Russian Doll Season 2 has finally arrived on Netflix, and the whole thing is unexpectedly laced with queer themes. While Russian Doll Season 1 included queer characters, and certainly explored outsider narratives, the story itself was almost wholly focused on trauma. Russian Doll Season 2 continues the show’s trend of not setting up romantic storylines, but a startlingly large number of the characters appear to have subtextual queer identities.
While Russian Doll Season 1 was focused primarily on Nadia Vulvokov (Natasha Lyonne) and Alan Zaveri (Charlie Barnett) and their experiences being stuck in a time loop, queer identities appeared incidentally in the backdrop. Nadia’s best friend Maxine (Greta Lee) was seen having natural couple interactions with her partner Lizzy (Rebecca Henderson), with their relationship treated as unexceptional. Similarly, Nadia herself seemed to have a fluid understanding of sexuality and was clearly unfazed by waking up next to a gender-inclusive sex pile.
It’s slightly comforting to have reached a point where queer identities can be included incidentally, but queer narratives still need to be explored, and Russian Doll Season 2 takes an important next step in this. Abandoning the time loop framing device from Season 1, Russian Doll Season 2 sees Nadia and Alan exploring time travel by taking trains that allow them to inhabit the bodies of their ancestors. Both the aspects of exploring other people’s personal social lives and experiencing another person’s body open doors for the time-bending drama to suggest LGBTQ+ narratives.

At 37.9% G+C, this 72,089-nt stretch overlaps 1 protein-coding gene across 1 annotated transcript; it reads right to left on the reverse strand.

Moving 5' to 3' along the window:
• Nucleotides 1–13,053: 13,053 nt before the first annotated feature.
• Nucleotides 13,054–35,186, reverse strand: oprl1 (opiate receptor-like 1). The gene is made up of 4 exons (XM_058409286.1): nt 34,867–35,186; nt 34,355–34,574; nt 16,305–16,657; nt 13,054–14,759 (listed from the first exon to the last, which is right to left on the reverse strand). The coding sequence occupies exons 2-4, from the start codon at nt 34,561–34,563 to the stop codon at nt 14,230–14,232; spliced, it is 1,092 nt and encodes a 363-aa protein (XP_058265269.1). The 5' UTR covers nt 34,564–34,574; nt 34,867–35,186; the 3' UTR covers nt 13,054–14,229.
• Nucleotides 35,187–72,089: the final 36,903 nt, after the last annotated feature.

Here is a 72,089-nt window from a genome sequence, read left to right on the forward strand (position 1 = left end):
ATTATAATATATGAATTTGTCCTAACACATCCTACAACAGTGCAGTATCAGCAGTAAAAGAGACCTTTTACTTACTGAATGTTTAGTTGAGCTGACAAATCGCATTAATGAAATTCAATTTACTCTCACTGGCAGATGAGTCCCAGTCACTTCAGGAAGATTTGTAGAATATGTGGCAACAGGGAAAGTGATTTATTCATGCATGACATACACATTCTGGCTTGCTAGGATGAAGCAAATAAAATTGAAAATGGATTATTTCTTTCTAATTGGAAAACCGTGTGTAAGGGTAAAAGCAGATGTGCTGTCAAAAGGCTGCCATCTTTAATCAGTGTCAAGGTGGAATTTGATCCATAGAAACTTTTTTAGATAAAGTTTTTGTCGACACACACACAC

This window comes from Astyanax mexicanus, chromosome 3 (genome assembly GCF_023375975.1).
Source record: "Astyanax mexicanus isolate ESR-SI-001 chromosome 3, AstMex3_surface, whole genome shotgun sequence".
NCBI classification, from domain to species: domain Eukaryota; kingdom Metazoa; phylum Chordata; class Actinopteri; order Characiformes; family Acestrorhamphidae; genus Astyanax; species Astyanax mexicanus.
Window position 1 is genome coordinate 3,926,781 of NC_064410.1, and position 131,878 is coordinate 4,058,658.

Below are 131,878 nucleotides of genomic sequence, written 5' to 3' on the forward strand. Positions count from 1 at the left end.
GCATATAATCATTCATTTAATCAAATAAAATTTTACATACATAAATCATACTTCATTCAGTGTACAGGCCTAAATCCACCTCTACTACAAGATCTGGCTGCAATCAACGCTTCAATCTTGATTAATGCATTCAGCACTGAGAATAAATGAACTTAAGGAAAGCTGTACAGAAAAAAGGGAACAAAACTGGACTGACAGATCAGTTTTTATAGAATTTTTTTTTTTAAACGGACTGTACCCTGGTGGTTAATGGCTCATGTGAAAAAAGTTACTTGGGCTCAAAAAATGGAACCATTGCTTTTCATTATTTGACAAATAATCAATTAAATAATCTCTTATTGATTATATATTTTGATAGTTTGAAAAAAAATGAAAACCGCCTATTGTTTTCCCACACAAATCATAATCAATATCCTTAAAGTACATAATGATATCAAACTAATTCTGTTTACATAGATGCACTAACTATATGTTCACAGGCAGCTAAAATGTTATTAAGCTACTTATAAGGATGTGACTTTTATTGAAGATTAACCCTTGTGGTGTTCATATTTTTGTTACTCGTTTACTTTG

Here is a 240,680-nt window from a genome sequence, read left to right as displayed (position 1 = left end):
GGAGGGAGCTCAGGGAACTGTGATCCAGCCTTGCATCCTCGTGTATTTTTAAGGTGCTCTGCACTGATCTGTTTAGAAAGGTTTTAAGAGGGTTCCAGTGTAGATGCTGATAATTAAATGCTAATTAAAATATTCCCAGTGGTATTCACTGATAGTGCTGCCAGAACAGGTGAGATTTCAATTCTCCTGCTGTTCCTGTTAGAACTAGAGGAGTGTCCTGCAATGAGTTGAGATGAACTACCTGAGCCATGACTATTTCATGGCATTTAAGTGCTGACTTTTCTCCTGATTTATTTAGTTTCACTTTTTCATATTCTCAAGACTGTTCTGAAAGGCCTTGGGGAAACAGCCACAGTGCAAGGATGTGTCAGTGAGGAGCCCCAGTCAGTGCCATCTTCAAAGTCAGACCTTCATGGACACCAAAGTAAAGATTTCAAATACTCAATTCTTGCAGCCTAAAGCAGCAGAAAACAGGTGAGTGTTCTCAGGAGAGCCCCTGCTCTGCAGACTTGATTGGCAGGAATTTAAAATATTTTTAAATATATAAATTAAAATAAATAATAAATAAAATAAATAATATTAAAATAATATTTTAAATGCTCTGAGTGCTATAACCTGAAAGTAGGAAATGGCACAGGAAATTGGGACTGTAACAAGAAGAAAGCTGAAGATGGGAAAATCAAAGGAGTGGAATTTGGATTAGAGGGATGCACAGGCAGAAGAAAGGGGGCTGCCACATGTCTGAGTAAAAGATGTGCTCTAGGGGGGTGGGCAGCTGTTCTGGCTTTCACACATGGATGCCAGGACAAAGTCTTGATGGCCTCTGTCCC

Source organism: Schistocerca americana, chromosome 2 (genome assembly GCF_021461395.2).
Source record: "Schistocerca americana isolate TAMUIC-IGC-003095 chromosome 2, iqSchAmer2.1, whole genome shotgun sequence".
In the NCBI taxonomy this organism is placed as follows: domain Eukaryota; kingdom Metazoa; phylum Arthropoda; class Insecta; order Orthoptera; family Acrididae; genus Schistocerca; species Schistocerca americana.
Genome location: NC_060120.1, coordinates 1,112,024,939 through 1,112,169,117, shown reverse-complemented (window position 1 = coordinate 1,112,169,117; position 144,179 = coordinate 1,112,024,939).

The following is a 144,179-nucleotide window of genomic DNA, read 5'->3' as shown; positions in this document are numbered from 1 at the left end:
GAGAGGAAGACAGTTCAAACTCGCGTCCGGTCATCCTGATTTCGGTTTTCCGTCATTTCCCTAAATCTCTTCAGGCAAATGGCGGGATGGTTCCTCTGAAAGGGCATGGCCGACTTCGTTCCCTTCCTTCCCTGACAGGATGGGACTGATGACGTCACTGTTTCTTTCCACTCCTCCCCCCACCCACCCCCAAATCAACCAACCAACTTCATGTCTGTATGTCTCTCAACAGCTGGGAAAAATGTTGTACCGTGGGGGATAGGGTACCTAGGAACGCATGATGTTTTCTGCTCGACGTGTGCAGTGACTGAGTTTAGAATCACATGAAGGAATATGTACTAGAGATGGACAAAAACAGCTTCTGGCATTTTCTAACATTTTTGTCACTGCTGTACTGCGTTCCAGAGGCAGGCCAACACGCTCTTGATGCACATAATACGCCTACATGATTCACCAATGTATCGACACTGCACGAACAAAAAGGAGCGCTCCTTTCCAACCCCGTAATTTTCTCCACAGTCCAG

The first body-shifting experience depicted in Russian Doll Season 2 is when Nadia finds herself in the body of her mother Nora (Chloë Sevigny) in 1982. This experience is obviously strange for Nadia, but it is heightened for the consciously childless protagonist by the fact that Nora is actively pregnant and ten days away from delivering the baby version of Nadia herself. The discomfort that she feels at being in her pregnant mother’s body largely takes a backseat; however, scenes where she appears to pull strange fantastical bugs from underneath her skin help to emphasize her displeasure at the concept of having a life gestating inside of her. Nadia’s pregnancy discomfort, combined with the fact that nobody else sees Nadia as herself in these time periods, along with her typically more masculine presentation, all hint towards a queer dysphoria narrative. However, all of this is the most subtle of the queer stories hidden in Russian Doll Season 2.